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Valve have once again gathered all the new features and fixes from a bunch of recent Beta builds and pushed it out to everyone, this includes a bunch of nice fixes for Linux.

Steam Remote Play is one of the biggest changes (previously in-home streaming), now it's "experimentally" available outside the home too with the renaming. You should now be able to stream games from one Steam client to another, wherever they are.

On the Linux side the fixes include: a random Steam client crash when launching games, a bug where copying/moving files bigger than 2GB would fail with an I/O error, improved responsiveness to network changes, support for rumble pass-through for virtual controllers (rumble for the Steam Controller), prefer Steam Runtime's libcurl over yours which fixes "Risk of Rain" and other GameMaker titles, support for removing old Proton versions by aliasing them to more recent ones and support for developers and Valve testing specifying default Proton configuration options for games even if they're not yet white-listed.

Their Shader Pre-Caching was re-worked, to enable downloading and pre-compiling of the whole collection of Vulkan pipelines for a given game. You will likely now see them show up in the Steam client downloads area with an OpenGL/Vulkan logo below them. Valve said "Pre-compiling" will be enabled in a future Steam update. This is the feature that should, eventually, help stop stuttering in games when you first play them. They also fixed an issue with them being downloaded, even if the feature was disabled by you.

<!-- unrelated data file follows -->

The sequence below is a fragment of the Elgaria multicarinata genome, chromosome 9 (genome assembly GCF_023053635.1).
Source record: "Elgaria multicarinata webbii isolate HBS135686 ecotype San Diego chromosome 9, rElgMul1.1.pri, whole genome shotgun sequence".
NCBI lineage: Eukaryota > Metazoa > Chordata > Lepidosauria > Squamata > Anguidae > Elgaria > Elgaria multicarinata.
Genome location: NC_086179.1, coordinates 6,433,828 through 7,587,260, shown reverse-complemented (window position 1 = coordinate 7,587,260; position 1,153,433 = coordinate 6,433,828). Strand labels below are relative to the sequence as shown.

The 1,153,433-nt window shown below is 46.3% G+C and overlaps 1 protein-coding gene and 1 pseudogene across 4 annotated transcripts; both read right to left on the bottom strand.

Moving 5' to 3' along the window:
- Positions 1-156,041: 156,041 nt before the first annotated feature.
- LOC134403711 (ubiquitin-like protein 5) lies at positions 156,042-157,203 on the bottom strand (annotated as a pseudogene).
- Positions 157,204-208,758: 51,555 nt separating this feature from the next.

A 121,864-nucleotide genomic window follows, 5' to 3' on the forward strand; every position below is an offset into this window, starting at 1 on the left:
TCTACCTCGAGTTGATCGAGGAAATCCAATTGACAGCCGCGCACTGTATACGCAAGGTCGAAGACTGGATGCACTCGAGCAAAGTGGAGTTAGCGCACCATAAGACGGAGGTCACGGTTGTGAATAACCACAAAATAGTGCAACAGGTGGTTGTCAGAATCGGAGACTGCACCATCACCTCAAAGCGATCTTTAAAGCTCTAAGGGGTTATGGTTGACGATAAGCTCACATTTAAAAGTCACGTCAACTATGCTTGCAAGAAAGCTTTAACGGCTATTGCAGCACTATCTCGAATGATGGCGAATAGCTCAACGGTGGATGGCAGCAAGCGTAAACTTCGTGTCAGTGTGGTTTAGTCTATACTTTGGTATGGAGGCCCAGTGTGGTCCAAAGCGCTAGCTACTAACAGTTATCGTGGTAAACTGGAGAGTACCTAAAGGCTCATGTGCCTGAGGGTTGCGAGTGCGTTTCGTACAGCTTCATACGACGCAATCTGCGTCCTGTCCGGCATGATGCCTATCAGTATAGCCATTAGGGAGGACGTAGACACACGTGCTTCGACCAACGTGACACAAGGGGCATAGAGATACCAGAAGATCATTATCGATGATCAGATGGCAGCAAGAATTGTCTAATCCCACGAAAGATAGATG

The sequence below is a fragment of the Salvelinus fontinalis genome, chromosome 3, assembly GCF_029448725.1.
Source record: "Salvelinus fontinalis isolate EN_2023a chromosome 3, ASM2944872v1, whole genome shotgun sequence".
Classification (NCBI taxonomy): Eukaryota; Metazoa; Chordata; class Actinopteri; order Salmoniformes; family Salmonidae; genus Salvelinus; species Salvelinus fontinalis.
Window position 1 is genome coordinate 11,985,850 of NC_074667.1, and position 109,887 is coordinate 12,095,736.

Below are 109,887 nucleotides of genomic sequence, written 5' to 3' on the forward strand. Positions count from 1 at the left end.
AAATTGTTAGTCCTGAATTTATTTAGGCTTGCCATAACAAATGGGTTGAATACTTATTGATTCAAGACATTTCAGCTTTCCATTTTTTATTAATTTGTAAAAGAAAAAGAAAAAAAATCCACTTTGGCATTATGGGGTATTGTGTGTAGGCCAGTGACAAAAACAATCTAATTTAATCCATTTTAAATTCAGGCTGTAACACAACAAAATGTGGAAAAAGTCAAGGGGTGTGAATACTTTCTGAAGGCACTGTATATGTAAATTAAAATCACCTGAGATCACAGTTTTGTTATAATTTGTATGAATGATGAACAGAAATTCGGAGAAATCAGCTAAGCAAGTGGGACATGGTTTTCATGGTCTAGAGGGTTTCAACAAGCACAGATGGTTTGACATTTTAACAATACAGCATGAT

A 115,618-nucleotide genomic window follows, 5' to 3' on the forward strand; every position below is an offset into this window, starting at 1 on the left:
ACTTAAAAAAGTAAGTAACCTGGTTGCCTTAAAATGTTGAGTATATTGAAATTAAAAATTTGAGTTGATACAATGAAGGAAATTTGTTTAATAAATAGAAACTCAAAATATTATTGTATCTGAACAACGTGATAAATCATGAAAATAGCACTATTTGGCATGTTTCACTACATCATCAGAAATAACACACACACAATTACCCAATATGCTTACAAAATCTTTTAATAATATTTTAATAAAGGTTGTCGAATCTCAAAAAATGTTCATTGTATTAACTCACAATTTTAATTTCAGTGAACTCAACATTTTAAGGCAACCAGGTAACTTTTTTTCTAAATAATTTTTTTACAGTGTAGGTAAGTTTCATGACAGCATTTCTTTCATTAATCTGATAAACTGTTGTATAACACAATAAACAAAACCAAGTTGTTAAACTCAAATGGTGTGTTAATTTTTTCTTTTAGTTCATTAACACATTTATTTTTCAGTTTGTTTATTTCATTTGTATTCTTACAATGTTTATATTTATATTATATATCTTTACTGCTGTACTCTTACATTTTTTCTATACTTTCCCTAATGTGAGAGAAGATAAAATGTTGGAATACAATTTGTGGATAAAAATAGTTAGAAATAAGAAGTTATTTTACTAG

There's plenty more fixes in this update, like issues with the in-game overlay becoming "abnormally pixelated" for games using Vulkan, plenty of Steam Input updates and so on.

Full news here.

As a reminder, the Steam Library overhaul is also getting a public beta soon.

Article taken from GamingOnLinux.com.
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46 comments
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etam 14 June 2019 at 9:02 am UTC
I'm having trouble setting up in-home streaming with two computers connected directly with a cable. I hope it'll be easier now.
hardpenguin 14 June 2019 at 10:50 am UTC
liamdaweSteam Remote Play is one of the biggest changes (previously in-home streaming), now it's "experimentally" available outside the home too with the renaming. You should now be able to stream games from one Steam client to another, wherever they are.
It works pretty well with a rented Windows cloud computer (Shadow):

https://twitter.com/hardpenguin13/status/1139482326562422790
Nanobang 14 June 2019 at 10:50 am UTC
Well, I'm pleased. Restarting after the new update didn't result in having to re-install a few dozen games worth of shaders ... again. Yay! All the other things are good too. ;)
Pecisk 14 June 2019 at 10:57 am UTC
Having prepared downloadable shaders was one of Vulkan promises and tbh I am really excited to see delivery on that. We can speculate how serious Valve is about SteamOS, but they seem to be working in right direction nevertheless.
liamdawe 14 June 2019 at 11:09 am UTC
PeciskHaving prepared downloadable shaders was one of Vulkan promises and tbh I am really excited to see delivery on that. We can speculate how serious Valve is about SteamOS, but they seem to be working in right direction nevertheless.
Yeah, it might seem like SteamOS/Steam Machine don't see a lot of attention, but as always when you look at all the work they're actually doing to improve everything relating to Steam/Linux gaming there's a lot going on.